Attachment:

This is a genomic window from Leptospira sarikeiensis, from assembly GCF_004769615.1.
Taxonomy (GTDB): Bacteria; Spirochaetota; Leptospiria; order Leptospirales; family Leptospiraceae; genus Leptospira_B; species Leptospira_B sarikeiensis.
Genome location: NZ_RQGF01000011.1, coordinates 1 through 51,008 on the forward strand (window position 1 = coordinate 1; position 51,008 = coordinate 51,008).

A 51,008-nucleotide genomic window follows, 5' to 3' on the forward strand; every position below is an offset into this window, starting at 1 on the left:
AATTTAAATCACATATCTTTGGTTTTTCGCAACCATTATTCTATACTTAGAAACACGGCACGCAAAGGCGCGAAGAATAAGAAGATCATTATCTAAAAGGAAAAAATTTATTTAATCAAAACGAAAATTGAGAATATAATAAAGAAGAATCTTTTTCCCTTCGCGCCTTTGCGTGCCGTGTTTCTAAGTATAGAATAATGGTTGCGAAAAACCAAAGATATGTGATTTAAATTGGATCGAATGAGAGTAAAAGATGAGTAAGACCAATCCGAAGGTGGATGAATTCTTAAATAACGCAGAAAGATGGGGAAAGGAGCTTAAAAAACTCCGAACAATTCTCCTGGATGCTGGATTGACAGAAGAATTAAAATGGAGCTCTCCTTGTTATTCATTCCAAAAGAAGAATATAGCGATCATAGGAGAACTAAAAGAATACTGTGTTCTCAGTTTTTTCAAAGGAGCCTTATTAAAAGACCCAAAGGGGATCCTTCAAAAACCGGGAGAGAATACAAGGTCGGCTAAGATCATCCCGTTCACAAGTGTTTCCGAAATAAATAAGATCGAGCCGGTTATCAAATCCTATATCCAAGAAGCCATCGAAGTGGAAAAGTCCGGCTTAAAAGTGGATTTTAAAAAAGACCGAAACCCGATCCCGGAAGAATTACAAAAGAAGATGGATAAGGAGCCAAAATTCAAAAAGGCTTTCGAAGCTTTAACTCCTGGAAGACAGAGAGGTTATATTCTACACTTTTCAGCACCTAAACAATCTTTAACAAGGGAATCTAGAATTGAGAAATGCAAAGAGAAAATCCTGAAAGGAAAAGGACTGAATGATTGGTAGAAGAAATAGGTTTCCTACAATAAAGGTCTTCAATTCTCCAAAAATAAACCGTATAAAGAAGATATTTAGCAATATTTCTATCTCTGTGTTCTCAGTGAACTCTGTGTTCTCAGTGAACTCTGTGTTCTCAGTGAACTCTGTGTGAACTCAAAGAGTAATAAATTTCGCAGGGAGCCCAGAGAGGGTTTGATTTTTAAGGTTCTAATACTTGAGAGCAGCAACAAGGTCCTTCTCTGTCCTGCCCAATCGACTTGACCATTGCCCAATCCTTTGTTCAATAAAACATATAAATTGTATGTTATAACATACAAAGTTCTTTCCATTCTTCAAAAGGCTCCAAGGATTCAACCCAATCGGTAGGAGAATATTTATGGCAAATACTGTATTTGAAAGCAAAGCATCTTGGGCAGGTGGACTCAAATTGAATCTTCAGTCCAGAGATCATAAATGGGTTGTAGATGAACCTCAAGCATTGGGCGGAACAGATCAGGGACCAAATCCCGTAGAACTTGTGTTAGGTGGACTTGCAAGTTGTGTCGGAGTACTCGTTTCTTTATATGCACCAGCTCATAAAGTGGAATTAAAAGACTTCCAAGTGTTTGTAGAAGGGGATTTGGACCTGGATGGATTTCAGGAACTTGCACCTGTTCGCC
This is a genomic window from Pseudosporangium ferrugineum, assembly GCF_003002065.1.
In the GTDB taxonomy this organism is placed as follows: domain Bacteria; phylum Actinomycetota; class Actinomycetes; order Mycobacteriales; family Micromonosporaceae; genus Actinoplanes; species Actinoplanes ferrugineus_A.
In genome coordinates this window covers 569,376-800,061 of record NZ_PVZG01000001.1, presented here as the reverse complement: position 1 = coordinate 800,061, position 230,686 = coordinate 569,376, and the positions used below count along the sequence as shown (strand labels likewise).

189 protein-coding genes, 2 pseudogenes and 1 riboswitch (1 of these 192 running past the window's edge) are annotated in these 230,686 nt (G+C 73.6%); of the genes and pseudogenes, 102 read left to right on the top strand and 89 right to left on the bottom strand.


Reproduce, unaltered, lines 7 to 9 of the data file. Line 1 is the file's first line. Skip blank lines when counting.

In the GTDB taxonomy this organism is placed as follows: domain Bacteria; phylum Actinomycetota; class Actinomycetes; order Mycobacteriales; family Micromonosporaceae; genus Actinoplanes; species Actinoplanes ferrugineus_A.
In genome coordinates this window covers 569,376-800,061 of record NZ_PVZG01000001.1, presented here as the reverse complement: position 1 = coordinate 800,061, position 230,686 = coordinate 569,376, and the positions used below count along the sequence as shown (strand labels likewise).

189 protein-coding genes, 2 pseudogenes and 1 riboswitch (1 of these 192 running past the window's edge) are annotated in these 230,686 nt (G+C 73.6%); of the genes and pseudogenes, 102 read left to right on the top strand and 89 right to left on the bottom strand.